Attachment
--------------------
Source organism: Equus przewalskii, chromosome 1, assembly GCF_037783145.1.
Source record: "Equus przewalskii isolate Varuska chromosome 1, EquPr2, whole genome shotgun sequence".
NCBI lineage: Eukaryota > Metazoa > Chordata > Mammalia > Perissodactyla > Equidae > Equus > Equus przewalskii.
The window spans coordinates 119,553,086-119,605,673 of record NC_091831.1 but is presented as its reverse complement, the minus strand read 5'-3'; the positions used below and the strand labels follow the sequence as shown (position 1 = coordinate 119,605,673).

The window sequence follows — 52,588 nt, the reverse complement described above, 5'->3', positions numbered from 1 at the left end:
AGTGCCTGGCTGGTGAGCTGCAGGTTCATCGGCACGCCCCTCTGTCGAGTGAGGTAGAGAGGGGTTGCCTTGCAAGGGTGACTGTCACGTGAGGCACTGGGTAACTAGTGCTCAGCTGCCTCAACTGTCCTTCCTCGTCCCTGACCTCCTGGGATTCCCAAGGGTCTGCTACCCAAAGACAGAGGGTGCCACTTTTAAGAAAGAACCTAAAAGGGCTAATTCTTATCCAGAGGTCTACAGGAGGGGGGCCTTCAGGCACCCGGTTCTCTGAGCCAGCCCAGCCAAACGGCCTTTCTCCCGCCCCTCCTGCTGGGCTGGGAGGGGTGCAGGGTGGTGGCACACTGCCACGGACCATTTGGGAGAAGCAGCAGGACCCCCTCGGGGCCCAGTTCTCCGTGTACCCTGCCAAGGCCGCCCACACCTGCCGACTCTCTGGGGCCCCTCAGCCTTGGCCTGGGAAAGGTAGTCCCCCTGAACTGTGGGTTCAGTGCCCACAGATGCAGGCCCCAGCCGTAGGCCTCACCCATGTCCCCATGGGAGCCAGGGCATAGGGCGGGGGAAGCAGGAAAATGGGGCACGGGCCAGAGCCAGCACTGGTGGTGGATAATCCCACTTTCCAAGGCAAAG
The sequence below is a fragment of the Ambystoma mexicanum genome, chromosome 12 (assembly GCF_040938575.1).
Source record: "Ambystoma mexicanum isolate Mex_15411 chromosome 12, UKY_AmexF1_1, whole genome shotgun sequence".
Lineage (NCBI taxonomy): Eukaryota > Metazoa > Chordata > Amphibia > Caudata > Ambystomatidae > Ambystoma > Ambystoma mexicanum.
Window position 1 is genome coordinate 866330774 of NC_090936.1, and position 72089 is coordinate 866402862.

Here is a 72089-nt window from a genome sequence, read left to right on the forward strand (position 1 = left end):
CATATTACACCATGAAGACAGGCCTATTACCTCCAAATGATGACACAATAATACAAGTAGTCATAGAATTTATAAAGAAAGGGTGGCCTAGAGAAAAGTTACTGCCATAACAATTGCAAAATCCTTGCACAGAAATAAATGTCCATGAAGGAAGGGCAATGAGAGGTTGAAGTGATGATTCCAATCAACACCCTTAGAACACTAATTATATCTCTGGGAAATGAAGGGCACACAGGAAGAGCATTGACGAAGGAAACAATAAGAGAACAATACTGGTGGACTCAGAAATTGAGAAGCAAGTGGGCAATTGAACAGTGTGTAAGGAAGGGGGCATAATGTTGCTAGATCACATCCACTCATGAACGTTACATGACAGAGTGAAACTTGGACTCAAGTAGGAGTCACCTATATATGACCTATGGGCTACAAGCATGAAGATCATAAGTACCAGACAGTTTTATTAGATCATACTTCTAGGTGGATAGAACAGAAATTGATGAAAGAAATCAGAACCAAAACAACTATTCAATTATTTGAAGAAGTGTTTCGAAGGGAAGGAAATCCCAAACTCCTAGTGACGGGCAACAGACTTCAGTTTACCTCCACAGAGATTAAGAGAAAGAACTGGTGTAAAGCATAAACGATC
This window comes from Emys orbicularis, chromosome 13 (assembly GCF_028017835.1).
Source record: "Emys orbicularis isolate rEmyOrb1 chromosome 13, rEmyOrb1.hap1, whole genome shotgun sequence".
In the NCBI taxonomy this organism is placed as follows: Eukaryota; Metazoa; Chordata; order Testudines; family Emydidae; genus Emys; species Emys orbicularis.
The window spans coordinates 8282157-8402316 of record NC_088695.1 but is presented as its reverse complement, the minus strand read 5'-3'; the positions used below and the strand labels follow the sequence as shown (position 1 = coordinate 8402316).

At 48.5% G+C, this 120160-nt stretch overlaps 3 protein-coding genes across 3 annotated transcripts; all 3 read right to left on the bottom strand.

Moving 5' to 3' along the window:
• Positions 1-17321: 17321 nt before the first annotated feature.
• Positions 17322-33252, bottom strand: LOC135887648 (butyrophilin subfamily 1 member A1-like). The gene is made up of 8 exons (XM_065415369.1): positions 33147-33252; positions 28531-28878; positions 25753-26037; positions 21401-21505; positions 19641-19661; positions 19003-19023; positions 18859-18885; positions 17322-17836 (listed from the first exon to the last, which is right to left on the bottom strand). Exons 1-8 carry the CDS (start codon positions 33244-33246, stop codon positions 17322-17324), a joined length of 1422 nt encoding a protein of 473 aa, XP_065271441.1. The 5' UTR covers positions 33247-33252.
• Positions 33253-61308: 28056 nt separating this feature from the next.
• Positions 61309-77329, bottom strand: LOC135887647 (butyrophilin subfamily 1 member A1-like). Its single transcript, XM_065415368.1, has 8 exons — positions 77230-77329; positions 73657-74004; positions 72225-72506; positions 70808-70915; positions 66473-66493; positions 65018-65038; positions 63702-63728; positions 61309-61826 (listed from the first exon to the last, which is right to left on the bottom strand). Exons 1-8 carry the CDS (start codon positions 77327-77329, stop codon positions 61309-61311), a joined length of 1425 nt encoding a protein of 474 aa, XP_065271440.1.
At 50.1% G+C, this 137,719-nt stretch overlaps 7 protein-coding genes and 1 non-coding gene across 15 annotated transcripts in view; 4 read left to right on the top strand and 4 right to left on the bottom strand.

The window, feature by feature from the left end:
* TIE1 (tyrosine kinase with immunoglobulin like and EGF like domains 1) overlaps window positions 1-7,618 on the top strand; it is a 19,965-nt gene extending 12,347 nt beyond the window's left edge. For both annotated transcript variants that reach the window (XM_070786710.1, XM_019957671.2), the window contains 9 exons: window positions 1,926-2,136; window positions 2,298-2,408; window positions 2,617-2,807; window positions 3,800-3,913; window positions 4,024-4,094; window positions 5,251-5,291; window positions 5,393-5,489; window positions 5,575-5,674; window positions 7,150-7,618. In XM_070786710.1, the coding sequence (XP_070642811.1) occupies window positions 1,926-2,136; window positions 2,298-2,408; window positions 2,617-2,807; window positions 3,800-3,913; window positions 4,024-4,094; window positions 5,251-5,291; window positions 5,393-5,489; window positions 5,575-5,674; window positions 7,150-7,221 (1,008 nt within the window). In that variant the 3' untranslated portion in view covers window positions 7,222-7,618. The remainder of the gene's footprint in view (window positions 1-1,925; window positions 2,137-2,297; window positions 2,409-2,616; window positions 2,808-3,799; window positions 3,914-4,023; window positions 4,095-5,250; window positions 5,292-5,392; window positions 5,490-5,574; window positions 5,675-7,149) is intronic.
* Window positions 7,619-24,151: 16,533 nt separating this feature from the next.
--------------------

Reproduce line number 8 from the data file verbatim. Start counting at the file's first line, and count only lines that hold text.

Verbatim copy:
Source record: "Ambystoma mexicanum isolate Mex_15411 chromosome 12, UKY_AmexF1_1, whole genome shotgun sequence".